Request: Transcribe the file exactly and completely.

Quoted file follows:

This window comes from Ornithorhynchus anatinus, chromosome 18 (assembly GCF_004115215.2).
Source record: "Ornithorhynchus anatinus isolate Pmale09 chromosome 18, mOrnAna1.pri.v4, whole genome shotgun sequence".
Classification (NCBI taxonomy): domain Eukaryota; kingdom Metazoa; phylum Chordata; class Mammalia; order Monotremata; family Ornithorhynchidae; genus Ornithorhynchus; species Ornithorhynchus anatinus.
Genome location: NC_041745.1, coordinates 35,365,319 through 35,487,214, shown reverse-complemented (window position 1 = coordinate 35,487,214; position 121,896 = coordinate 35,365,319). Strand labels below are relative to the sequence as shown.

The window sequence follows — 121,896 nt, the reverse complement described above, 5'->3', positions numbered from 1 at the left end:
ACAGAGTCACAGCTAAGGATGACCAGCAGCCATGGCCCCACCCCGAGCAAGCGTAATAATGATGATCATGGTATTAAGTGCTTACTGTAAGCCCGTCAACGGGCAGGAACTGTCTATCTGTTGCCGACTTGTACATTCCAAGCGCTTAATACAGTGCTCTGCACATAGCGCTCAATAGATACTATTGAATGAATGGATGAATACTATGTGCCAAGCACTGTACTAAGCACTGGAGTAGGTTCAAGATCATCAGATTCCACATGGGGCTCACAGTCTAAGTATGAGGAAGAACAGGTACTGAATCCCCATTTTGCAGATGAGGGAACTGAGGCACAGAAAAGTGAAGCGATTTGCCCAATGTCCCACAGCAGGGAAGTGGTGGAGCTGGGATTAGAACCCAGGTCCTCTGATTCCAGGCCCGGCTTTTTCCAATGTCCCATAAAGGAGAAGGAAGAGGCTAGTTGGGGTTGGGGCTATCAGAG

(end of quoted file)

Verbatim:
This window comes from Ornithorhynchus anatinus, chromosome 18 (assembly GCF_004115215.2).
Source record: "Ornithorhynchus anatinus isolate Pmale09 chromosome 18, mOrnAna1.pri.v4, whole genome shotgun sequence".
Classification (NCBI taxonomy): domain Eukaryota; kingdom Metazoa; phylum Chordata; class Mammalia; order Monotremata; family Ornithorhynchidae; genus Ornithorhynchus; species Ornithorhynchus anatinus.
Genome location: NC_041745.1, coordinates 35,365,319 through 35,487,214, shown reverse-complemented (window position 1 = coordinate 35,487,214; position 121,896 = coordinate 35,365,319). Strand labels below are relative to the sequence as shown.

The window sequence follows — 121,896 nt, the reverse complement described above, 5'->3', positions numbered from 1 at the left end:
ACAGAGTCACAGCTAAGGATGACCAGCAGCCATGGCCCCACCCCGAGCAAGCGTAATAATGATGATCATGGTATTAAGTGCTTACTGTAAGCCCGTCAACGGGCAGGAACTGTCTATCTGTTGCCGACTTGTACATTCCAAGCGCTTAATACAGTGCTCTGCACATAGCGCTCAATAGATACTATTGAATGAATGGATGAATACTATGTGCCAAGCACTGTACTAAGCACTGGAGTAGGTTCAAGATCATCAGATTCCACATGGGGCTCACAGTCTAAGTATGAGGAAGAACAGGTACTGAATCCCCATTTTGCAGATGAGGGAACTGAGGCACAGAAAAGTGAAGCGATTTGCCCAATGTCCCACAGCAGGGAAGTGGTGGAGCTGGGATTAGAACCCAGGTCCTCTGATTCCAGGCCCGGCTTTTTCCAATGTCCCATAAAGGAGAAGGAAGAGGCTAGTTGGGGTTGGGGCTATCAGAG